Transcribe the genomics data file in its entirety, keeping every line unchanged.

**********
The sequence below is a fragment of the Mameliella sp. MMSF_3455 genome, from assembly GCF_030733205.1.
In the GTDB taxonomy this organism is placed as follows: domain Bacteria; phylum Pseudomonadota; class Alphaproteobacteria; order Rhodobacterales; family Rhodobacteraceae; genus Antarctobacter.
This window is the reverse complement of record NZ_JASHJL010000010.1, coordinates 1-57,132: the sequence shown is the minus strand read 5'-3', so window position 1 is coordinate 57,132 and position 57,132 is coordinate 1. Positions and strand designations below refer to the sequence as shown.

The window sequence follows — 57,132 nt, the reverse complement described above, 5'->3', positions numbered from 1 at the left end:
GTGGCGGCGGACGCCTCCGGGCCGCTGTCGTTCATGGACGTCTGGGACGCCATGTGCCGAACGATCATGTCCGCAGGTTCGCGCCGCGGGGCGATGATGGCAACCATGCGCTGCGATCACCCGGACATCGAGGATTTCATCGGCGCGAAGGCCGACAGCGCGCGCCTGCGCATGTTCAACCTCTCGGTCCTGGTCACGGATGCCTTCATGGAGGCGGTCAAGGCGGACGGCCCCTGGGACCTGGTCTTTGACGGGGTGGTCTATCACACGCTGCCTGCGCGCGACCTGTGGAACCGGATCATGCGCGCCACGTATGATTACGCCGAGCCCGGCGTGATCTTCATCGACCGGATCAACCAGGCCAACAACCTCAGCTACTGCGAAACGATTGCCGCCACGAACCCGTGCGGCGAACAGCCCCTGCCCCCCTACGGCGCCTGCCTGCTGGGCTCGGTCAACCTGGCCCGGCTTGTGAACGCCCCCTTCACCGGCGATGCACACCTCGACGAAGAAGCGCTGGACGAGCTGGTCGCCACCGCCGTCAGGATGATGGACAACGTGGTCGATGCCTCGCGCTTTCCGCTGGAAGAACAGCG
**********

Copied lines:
The sequence below is a fragment of the Mameliella sp. MMSF_3455 genome, from assembly GCF_030733205.1.
In the GTDB taxonomy this organism is placed as follows: domain Bacteria; phylum Pseudomonadota; class Alphaproteobacteria; order Rhodobacterales; family Rhodobacteraceae; genus Antarctobacter.
This window is the reverse complement of record NZ_JASHJL010000010.1, coordinates 1-57,132: the sequence shown is the minus strand read 5'-3', so window position 1 is coordinate 57,132 and position 57,132 is coordinate 1. Positions and strand designations below refer to the sequence as shown.

The window sequence follows — 57,132 nt, the reverse complement described above, 5'->3', positions numbered from 1 at the left end:
GTGGCGGCGGACGCCTCCGGGCCGCTGTCGTTCATGGACGTCTGGGACGCCATGTGCCGAACGATCATGTCCGCAGGTTCGCGCCGCGGGGCGATGATGGCAACCATGCGCTGCGATCACCCGGACATCGAGGATTTCATCGGCGCGAAGGCCGACAGCGCGCGCCTGCGCATGTTCAACCTCTCGGTCCTGGTCACGGATGCCTTCATGGAGGCGGTCAAGGCGGACGGCCCCTGGGACCTGGTCTTTGACGGGGTGGTCTATCACACGCTGCCTGCGCGCGACCTGTGGAACCGGATCATGCGCGCCACGTATGATTACGCCGAGCCCGGCGTGATCTTCATCGACCGGATCAACCAGGCCAACAACCTCAGCTACTGCGAAACGATTGCCGCCACGAACCCGTGCGGCGAACAGCCCCTGCCCCCCTACGGCGCCTGCCTGCTGGGCTCGGTCAACCTGGCCCGGCTTGTGAACGCCCCCTTCACCGGCGATGCACACCTCGACGAAGAAGCGCTGGACGAGCTGGTCGCCACCGCCGTCAGGATGATGGACAACGTGGTCGATGCCTCGCGCTTTCCGCTGGAAGAACAGCG